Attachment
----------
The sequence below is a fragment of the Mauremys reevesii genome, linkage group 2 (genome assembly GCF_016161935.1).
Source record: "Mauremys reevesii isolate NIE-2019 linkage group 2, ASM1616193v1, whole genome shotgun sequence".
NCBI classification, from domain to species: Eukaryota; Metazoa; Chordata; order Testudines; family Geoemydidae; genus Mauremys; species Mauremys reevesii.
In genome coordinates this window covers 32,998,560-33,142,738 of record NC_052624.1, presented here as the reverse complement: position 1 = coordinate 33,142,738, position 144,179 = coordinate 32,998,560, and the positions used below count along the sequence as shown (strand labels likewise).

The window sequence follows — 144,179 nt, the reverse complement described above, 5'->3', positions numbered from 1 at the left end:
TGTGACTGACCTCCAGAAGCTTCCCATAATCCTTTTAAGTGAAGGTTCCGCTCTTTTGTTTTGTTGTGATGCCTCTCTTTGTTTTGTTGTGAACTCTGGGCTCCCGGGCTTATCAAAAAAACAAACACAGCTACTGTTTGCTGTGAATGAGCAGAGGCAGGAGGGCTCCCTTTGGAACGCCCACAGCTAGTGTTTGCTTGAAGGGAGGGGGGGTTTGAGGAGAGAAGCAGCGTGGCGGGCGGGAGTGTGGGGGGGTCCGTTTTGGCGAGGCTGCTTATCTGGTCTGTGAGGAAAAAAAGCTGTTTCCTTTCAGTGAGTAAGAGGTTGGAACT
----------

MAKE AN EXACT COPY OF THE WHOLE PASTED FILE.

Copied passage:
The sequence below is a fragment of the Mauremys reevesii genome, linkage group 2 (genome assembly GCF_016161935.1).
Source record: "Mauremys reevesii isolate NIE-2019 linkage group 2, ASM1616193v1, whole genome shotgun sequence".
NCBI classification, from domain to species: Eukaryota; Metazoa; Chordata; order Testudines; family Geoemydidae; genus Mauremys; species Mauremys reevesii.
In genome coordinates this window covers 32,998,560-33,142,738 of record NC_052624.1, presented here as the reverse complement: position 1 = coordinate 33,142,738, position 144,179 = coordinate 32,998,560, and the positions used below count along the sequence as shown (strand labels likewise).

The window sequence follows — 144,179 nt, the reverse complement described above, 5'->3', positions numbered from 1 at the left end:
TGTGACTGACCTCCAGAAGCTTCCCATAATCCTTTTAAGTGAAGGTTCCGCTCTTTTGTTTTGTTGTGATGCCTCTCTTTGTTTTGTTGTGAACTCTGGGCTCCCGGGCTTATCAAAAAAACAAACACAGCTACTGTTTGCTGTGAATGAGCAGAGGCAGGAGGGCTCCCTTTGGAACGCCCACAGCTAGTGTTTGCTTGAAGGGAGGGGGGGTTTGAGGAGAGAAGCAGCGTGGCGGGCGGGAGTGTGGGGGGGTCCGTTTTGGCGAGGCTGCTTATCTGGTCTGTGAGGAAAAAAAGCTGTTTCCTTTCAGTGAGTAAGAGGTTGGAACT